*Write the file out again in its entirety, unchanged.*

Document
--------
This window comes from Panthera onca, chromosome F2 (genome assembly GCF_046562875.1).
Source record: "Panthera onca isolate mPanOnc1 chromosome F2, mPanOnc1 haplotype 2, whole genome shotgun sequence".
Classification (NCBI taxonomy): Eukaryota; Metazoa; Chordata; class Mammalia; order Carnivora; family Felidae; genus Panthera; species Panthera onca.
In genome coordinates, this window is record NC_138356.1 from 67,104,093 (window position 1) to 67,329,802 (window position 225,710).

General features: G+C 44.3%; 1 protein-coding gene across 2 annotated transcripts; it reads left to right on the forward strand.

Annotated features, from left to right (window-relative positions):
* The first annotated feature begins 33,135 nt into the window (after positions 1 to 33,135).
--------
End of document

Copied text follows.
This window comes from Panthera onca, chromosome F2 (genome assembly GCF_046562875.1).
Source record: "Panthera onca isolate mPanOnc1 chromosome F2, mPanOnc1 haplotype 2, whole genome shotgun sequence".
Classification (NCBI taxonomy): Eukaryota; Metazoa; Chordata; class Mammalia; order Carnivora; family Felidae; genus Panthera; species Panthera onca.
In genome coordinates, this window is record NC_138356.1 from 67,104,093 (window position 1) to 67,329,802 (window position 225,710).

General features: G+C 44.3%; 1 protein-coding gene across 2 annotated transcripts; it reads left to right on the forward strand.

Annotated features, from left to right (window-relative positions):
* The first annotated feature begins 33,135 nt into the window (after positions 1 to 33,135).